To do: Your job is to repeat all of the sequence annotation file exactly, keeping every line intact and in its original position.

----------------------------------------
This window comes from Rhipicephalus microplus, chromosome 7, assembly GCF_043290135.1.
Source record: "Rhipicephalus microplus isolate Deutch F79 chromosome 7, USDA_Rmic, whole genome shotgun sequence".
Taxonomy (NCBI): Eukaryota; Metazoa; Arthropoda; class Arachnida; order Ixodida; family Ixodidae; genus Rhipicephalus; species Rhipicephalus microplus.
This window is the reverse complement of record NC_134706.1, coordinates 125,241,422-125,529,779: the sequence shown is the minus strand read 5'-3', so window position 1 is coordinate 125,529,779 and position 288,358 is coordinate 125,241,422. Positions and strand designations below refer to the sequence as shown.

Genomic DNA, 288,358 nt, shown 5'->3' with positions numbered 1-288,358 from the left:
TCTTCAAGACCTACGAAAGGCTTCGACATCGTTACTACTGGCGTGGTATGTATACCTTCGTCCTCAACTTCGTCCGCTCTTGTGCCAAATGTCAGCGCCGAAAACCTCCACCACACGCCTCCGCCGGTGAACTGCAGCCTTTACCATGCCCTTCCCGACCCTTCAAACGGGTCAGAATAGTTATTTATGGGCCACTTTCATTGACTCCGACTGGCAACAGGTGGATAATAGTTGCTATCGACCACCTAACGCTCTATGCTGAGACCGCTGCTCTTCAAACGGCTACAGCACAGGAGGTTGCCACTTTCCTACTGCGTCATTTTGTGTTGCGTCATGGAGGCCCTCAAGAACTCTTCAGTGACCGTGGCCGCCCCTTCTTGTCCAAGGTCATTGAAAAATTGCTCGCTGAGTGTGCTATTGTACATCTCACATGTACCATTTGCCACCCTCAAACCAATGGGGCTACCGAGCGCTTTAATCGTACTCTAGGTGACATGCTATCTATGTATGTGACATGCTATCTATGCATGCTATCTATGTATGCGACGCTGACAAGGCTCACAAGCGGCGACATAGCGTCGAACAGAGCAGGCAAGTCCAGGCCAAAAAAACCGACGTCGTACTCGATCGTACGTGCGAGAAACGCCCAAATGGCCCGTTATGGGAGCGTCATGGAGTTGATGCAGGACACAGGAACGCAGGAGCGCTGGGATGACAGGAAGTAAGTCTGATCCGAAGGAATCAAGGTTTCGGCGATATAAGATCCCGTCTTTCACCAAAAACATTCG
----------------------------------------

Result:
This window comes from Rhipicephalus microplus, chromosome 7, assembly GCF_043290135.1.
Source record: "Rhipicephalus microplus isolate Deutch F79 chromosome 7, USDA_Rmic, whole genome shotgun sequence".
Taxonomy (NCBI): Eukaryota; Metazoa; Arthropoda; class Arachnida; order Ixodida; family Ixodidae; genus Rhipicephalus; species Rhipicephalus microplus.
This window is the reverse complement of record NC_134706.1, coordinates 125,241,422-125,529,779: the sequence shown is the minus strand read 5'-3', so window position 1 is coordinate 125,529,779 and position 288,358 is coordinate 125,241,422. Positions and strand designations below refer to the sequence as shown.

Genomic DNA, 288,358 nt, shown 5'->3' with positions numbered 1-288,358 from the left:
TCTTCAAGACCTACGAAAGGCTTCGACATCGTTACTACTGGCGTGGTATGTATACCTTCGTCCTCAACTTCGTCCGCTCTTGTGCCAAATGTCAGCGCCGAAAACCTCCACCACACGCCTCCGCCGGTGAACTGCAGCCTTTACCATGCCCTTCCCGACCCTTCAAACGGGTCAGAATAGTTATTTATGGGCCACTTTCATTGACTCCGACTGGCAACAGGTGGATAATAGTTGCTATCGACCACCTAACGCTCTATGCTGAGACCGCTGCTCTTCAAACGGCTACAGCACAGGAGGTTGCCACTTTCCTACTGCGTCATTTTGTGTTGCGTCATGGAGGCCCTCAAGAACTCTTCAGTGACCGTGGCCGCCCCTTCTTGTCCAAGGTCATTGAAAAATTGCTCGCTGAGTGTGCTATTGTACATCTCACATGTACCATTTGCCACCCTCAAACCAATGGGGCTACCGAGCGCTTTAATCGTACTCTAGGTGACATGCTATCTATGTATGTGACATGCTATCTATGCATGCTATCTATGTATGCGACGCTGACAAGGCTCACAAGCGGCGACATAGCGTCGAACAGAGCAGGCAAGTCCAGGCCAAAAAAACCGACGTCGTACTCGATCGTACGTGCGAGAAACGCCCAAATGGCCCGTTATGGGAGCGTCATGGAGTTGATGCAGGACACAGGAACGCAGGAGCGCTGGGATGACAGGAAGTAAGTCTGATCCGAAGGAATCAAGGTTTCGGCGATATAAGATCCCGTCTTTCACCAAAAACATTCG